Salkantay Trek – Day 5 of 5

On my 5th and final day of the Salkantay trek, as I ate breakfast, I heard 3 different land slides. Two behind me and another further back. A few minutes later, I was told about a hiker that had just died a few days prior. She was on the trail I avoided in lieu of the dirt road. I wrote about that decision on my 4th day of this trek. Hearing this news made me incredibly sad. It’s different when you hear about someone that did something dumb and lost their life. When it’s something out of ones control, it’s heartbreaking. Absolutely heartbreaking. The woman basically fell down the cliff as some soil gave out under her. Something like that can happen to anyone. I was told her friend was close by and watched her fall. Here is a link to the article from her home town describing the incident.

http://rapidcityjournal.com/news/local/family-seeks-help-to-bring-home-rapid-city-woman-who/article_2b290989-d0e7-5e31-82ad-3c9904f2b1ba.html

I packed up camp and made a donation to the place. Even though I was told I could stay for free, the use of the table and bathroom merited some sort of compensation.

I started down the road contemplating about the decision I made the day prior to take the road instead of the path. The woman’s death hit me pretty hard and preoccupied a lot of space in my mind throughout the hike.

There were two things I was looking forward to today. The first was Llactapata and my first sighting of Machu Picchu. I didn’t know I would run into the Inka Starbucks along the way. I love the marketing ploy.

 

Today’s Notable Vegetation

Llactapata

It was raining pretty heavily when I got to Llactapata. I explored the site some getting thoroughly soaked. 

   

Here you can see parts of Llactapata that have been overtaken by nature. There were paths to this section but they were not maintained. It was hard to grasp the scale of the actual site since it was still not fully exposed. From my impression though, it was not very vast.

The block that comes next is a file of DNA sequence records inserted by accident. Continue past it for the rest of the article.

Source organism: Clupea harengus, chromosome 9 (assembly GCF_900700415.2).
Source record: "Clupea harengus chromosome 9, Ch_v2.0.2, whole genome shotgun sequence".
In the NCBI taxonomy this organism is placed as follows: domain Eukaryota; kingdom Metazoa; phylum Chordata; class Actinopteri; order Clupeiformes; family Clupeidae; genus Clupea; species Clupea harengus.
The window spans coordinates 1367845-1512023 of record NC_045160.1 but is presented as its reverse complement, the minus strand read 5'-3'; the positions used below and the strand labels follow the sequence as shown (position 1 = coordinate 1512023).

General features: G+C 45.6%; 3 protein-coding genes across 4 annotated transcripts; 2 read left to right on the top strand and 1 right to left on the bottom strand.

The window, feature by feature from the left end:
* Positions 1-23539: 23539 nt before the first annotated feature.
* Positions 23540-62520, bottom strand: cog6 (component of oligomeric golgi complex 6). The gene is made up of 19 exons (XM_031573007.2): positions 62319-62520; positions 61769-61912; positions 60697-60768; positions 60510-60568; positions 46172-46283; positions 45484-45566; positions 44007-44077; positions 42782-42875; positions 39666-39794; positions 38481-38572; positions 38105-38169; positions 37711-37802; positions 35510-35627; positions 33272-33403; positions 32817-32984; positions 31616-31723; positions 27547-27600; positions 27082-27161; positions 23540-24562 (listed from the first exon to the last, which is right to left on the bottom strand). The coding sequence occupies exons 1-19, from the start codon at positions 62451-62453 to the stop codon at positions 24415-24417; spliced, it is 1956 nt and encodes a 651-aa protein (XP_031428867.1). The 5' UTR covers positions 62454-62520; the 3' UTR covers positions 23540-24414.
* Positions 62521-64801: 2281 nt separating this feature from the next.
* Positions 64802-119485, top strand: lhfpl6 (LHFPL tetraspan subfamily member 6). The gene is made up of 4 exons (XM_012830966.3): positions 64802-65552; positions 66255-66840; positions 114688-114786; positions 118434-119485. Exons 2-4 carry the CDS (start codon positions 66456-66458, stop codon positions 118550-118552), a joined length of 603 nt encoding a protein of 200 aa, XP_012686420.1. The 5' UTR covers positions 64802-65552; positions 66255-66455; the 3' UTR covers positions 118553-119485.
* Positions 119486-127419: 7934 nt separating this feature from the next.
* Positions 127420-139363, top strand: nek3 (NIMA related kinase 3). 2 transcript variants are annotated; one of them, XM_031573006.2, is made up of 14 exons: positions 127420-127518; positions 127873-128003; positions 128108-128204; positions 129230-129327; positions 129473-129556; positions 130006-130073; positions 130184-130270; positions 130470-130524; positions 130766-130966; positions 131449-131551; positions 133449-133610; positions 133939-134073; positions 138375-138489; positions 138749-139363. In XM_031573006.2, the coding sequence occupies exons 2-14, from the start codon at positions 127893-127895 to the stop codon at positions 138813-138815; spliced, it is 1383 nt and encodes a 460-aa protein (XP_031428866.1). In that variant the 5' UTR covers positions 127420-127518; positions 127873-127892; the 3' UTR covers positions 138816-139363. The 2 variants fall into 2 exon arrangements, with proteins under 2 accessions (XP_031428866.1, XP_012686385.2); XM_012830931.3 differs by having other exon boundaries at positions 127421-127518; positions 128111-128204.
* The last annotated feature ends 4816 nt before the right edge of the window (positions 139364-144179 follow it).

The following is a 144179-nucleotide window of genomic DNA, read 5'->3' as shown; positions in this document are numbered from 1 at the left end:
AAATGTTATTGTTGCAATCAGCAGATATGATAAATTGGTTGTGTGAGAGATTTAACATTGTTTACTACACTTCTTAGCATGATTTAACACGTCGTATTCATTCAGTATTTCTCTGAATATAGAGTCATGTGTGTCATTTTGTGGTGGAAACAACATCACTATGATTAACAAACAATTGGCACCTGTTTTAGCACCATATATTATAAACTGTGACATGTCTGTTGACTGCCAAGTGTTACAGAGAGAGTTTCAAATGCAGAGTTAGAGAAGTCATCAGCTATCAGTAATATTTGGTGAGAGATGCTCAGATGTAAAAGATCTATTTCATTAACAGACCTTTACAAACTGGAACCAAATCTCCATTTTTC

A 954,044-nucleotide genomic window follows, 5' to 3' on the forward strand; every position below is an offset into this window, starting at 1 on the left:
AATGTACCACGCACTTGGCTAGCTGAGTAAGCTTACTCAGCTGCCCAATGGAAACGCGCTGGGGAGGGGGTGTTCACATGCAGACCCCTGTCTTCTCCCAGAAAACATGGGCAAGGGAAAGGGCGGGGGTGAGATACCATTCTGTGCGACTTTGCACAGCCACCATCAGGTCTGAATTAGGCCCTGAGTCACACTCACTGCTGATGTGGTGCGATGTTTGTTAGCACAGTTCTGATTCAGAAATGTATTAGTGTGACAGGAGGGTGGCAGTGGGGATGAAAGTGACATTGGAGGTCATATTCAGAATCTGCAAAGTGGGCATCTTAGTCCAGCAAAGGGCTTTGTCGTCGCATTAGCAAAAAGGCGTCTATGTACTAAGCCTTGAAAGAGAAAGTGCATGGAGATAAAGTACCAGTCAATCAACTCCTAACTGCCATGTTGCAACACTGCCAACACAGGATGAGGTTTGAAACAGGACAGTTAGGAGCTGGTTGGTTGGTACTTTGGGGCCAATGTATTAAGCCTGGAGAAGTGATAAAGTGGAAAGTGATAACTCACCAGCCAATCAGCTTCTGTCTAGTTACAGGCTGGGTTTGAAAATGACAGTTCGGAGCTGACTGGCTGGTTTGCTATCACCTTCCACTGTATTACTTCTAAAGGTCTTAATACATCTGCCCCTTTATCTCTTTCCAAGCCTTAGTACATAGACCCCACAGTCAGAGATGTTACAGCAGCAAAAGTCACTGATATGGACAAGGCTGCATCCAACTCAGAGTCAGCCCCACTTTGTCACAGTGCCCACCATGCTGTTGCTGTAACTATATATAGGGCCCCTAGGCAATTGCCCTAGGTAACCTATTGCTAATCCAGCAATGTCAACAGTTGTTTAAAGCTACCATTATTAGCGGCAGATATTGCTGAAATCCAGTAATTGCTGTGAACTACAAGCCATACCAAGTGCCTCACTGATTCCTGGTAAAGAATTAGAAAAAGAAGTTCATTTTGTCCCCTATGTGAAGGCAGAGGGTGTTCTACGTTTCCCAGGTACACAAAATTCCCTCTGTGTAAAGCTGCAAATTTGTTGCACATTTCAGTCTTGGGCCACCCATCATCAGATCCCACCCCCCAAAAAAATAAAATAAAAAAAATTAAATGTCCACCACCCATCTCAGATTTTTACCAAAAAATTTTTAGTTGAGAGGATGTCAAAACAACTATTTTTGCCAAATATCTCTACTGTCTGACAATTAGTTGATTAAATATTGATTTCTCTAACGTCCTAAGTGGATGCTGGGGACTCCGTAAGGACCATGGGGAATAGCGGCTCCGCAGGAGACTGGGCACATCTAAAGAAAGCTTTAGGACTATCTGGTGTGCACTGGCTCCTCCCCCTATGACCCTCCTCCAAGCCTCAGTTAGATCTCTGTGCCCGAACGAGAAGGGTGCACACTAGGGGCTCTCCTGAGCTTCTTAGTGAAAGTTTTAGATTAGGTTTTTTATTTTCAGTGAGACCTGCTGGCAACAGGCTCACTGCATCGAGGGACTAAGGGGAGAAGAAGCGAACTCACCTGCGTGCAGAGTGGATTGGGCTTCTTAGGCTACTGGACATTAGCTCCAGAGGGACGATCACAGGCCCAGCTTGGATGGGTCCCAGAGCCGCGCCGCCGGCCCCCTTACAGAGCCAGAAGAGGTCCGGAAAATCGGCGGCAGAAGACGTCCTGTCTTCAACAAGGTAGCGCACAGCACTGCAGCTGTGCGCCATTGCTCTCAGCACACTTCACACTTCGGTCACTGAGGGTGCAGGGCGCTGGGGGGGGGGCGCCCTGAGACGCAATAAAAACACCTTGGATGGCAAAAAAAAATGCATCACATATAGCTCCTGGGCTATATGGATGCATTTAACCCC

After Llactapata you climb up and get to a large camp. There you have a spectacular view. In the distance, you can see the emblematic mountains of Machu Picchu. I sat here for quite some time just enjoying this beautiful site.

 

 

Then, sadly I realized I had to get moving. I continued dutily down hill. I lost my mind when I saw a bunch of bananas on the floor. Some were rotting but I selected one that looked good enough to consume and had a delicious trail snack. It gave me a little boost of energy for the rest of the trip down.

Rotting Bananas on the Salkantay Trek

Rotting Bananas on the Salkantay Trek

Eating the delicious free banana

Eating the delicious free banana

I eventually got to this area where you can see some of the hydroelectric infrastructure. 

At the point I was at Hidroelectrica, it was getting late in the day. The sun would be setting soon. Since it was a day early I had 2 nights to kill before I could go to Machu Picchu. I had two options. Walk down the tracks, or go to Santa Teresa. After speaking to some locals I opted for Santa Teresa. I haggled really hard for a taxi there since they wanted to charge me double the normal fare. We finally agreed on a 50% markup and I was dropped off in town at a rotisserie chicken spot the driver recommended. Right beside it was a hotel so I inquired about the cost of lodging before heading to dinner. It was a wonderful 20 soles ($6.17USD) for a room with a private bathroom, tv, and a little couch. I eagerly took it. I was dirty but the hunger beat my shame on going to dinner a smelly mess. I got myself a quarter chicken with some fried rice and then headed back to my room to take that much needed shower. I knocked out soon after that.

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